We are all worth saving.  None of us deserve to be left dead or injured on the side of the road, or permanently traumatised by the horror that soldiers, and the indigenous and local people have witnessed in the name of war.  My belief is that peace values each of us.  It says we are all too important to be cast aside as I saw in the movie.

That’s why I have taken time out from my usual blogging to take part in today’s Blog4Peace.  All of the bloggers taking part in this event believe that if words are powerful….this matters. The wider we spread this message, each in our own way, the more people will see that the right thing to do is to lay down arms and live at peace.

What does all this have to do with blogging for mental health?  If we had peace world over then we could all let it be.  I am convinced that our overall mental health would be significantly better.

Music drew me to that movie, just as I believe that music draws us in peace toward togetherness.  That’s why I’m finishing this post with music from Playing For Change Songs Around The World.

“Dad, how do soldiers killing each other solve the world’s problems?” 

― Bill Watterson, Calvin and Hobbes: Sunday Pages 1985-1995

Image credit:  Shannon Pinkley-Wamsley

Dona Nobis Pacem

“Grant Us Peace”

Trying to achieve peace within myself has been a life-long battle, not helped by long-lasting mental health issues.  Achieving peace is a battle I continue to work on daily.  The Dalai Lama says that peace can’t be achieved in this world until I find peace within myself.  I think he’s right, purely for the reason that I am part of this world.  I am affected by what happens in this world.  Sounds simplistic, doesn’t it?

I live in a small country, almost on the edge of the world, called New Zealand.  Our population is only 4.5 million.  I know that’s pretty small, but it needs to be kept in perspective.  Our statistics might not sound much, until you think about the proportion of people in our population affected by the country’s decision to be a part of war.  We all with be familiar with the six degrees of separation.  In New Zealand, that shrinks down to around two, maybe three degrees of separation.

In the 11 year war in Afghanistan, 11 New Zealand soldiers (including one female) have been killed in combat.  It doesn’t seem like much does it?  But what if one of those 11 soldiers was your flesh and blood?  Then their death becomes personal, and the war has a deep impact on your life.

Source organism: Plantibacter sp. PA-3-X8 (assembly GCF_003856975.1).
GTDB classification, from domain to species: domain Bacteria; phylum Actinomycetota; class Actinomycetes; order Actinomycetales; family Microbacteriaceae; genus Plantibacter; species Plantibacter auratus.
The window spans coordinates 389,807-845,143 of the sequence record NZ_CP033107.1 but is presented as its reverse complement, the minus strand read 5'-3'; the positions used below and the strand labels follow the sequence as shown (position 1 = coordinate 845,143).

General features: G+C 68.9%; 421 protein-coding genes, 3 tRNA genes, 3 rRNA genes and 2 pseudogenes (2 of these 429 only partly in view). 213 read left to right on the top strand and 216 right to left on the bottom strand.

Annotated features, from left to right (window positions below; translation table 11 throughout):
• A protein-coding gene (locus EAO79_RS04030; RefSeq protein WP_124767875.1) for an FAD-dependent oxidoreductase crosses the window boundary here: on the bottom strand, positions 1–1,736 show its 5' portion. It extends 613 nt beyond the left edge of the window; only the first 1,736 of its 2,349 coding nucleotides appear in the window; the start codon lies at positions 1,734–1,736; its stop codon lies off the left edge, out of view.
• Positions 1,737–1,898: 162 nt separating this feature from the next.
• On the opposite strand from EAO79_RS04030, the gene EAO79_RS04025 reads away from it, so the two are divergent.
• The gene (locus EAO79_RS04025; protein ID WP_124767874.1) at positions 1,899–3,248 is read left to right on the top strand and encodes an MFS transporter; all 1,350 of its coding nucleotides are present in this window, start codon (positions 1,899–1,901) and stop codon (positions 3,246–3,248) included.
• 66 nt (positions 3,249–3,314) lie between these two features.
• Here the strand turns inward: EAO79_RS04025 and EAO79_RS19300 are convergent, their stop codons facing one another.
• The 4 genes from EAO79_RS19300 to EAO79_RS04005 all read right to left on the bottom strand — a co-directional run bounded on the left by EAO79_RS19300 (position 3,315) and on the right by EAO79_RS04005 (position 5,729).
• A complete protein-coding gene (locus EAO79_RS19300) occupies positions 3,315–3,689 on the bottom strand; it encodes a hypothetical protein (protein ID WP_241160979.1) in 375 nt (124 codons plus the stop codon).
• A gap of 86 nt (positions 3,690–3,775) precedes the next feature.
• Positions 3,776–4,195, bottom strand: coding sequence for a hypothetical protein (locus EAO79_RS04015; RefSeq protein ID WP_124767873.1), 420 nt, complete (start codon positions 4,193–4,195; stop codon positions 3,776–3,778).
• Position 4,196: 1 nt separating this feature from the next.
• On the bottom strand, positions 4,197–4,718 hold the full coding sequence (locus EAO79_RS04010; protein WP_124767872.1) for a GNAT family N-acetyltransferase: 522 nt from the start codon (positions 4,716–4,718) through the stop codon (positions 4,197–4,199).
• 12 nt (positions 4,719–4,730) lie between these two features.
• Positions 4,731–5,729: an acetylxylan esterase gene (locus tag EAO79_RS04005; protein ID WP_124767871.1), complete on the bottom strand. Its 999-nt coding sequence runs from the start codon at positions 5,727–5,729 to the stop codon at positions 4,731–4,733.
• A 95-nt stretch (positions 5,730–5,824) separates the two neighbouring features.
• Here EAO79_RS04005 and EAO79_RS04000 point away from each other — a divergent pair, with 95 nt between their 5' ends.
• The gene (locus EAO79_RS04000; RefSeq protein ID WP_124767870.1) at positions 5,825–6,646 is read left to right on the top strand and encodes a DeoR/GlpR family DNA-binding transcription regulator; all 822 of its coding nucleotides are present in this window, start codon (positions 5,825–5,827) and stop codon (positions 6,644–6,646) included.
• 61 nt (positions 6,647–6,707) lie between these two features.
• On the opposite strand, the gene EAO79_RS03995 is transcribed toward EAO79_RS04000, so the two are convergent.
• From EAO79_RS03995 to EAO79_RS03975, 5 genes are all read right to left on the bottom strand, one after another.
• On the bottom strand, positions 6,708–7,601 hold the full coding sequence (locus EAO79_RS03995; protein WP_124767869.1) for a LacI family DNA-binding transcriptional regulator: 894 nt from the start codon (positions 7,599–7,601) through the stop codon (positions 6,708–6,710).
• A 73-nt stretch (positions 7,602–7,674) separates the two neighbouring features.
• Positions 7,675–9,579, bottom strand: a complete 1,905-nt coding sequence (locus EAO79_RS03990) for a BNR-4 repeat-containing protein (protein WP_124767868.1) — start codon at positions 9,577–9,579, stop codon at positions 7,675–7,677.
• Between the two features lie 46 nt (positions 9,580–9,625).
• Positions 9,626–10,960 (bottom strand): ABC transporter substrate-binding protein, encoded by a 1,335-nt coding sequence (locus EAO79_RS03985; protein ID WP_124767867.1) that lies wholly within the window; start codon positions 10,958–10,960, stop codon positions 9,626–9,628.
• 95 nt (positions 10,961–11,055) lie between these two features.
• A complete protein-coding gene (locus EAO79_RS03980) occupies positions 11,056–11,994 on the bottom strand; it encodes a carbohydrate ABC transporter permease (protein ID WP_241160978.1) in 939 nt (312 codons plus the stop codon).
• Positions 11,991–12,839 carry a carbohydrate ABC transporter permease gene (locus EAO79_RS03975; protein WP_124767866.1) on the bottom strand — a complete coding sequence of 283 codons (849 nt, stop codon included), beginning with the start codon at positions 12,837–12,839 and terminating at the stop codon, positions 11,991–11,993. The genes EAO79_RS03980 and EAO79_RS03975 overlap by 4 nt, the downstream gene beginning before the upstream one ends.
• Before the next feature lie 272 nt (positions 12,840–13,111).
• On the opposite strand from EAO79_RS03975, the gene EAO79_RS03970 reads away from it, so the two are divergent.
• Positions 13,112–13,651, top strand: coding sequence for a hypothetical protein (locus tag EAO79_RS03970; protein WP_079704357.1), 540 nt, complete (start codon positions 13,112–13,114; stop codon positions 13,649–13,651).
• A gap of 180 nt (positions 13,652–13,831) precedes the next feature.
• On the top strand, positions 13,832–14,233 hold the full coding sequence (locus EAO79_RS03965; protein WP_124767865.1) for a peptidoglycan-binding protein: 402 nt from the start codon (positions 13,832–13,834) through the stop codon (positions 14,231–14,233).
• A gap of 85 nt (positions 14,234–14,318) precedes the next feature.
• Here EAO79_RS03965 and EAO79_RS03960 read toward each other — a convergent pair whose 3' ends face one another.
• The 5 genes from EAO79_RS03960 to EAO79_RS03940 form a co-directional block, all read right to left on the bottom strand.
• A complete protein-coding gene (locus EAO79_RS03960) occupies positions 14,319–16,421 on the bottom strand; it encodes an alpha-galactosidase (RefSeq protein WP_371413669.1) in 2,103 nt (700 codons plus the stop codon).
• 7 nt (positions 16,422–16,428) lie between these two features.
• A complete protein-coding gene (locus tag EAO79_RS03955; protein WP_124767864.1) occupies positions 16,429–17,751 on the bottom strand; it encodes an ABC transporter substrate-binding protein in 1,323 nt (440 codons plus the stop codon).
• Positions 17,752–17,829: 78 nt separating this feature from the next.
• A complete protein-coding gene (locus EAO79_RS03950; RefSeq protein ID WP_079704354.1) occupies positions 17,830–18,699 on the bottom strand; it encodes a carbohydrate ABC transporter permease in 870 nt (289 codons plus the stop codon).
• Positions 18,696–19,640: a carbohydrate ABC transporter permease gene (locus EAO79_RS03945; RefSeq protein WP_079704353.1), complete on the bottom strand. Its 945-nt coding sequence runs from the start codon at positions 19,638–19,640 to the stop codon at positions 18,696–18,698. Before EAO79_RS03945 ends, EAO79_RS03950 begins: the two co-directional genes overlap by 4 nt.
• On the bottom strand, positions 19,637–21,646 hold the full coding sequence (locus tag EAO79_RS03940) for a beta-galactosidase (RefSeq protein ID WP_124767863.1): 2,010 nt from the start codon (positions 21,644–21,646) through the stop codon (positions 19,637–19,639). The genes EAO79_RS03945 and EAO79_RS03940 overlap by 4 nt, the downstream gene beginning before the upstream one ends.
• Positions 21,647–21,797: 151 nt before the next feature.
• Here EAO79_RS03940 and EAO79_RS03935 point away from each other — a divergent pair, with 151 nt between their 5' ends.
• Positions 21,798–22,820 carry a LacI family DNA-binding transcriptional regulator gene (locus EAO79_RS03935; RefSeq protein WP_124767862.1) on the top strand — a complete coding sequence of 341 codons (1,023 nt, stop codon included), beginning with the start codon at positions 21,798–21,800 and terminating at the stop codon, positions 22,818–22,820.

On top of those 11 kiwi soldiers, there have been many more soldiers from around the world who have died, and then there are thousands of civilians who have also died.  If they were your family, this is very personal.  If you are/were a soldier there, then this is personal.

Six weeks ago New Zealand  sent its last group of soldiers to Afghanistan.  This is the last troops that will be deployed from here, as New Zealand is pulling out its troops in April 2013.  I watched on the television channels here as those troops said their good-byes to their families at the airport.  It was gut-wrenching stuff, not only to see parents saying goodbye to young children and husbands to wives, and vice-a-versa, but for one reason that must have been at the heart of most kiwis watching that day.

Just a few weeks earlier a total of five kiwi soldiers were killed in Afghanistan, in two separate incidents.  Those five were from the same battalion as this fresh group were from, at Burnham Military Camp.

How could this new group of soldiers say good-bye to their friends and family, and have any sense of peace of mind, without this in their heads.  And how could families say good-bye without wondering whether this would be their final good-bye?  Would they come back in a box, like their friends and comrades had?  I dearly hope not.

Peace of mind?  I don’t think so.  All in the aid of fighting a war.

Saying good-bye to troops headed for war is something my father knew only too well as a child.  There was very little peace of mind for him as a six-year-old, and my grandmother, when my grandfather would be sent off to World War Two.  Some 92,000 kiwi troops went to this war, the maths is mind-boggling to consider just how many kiwis were left at home, with little peace of mind.

Grandad as Lieutenant S.T. Reddell (1942)

You can read more about my feelings about my grandfather’s involvement in Peace Not War   (Passion Profile Challenge #1).  He was in the Royal New Zealand Navy Intelligence division.  He ‘officially’ served his time in the War in the National Home Office in Wellington.  ‘Officially’ he never left the country.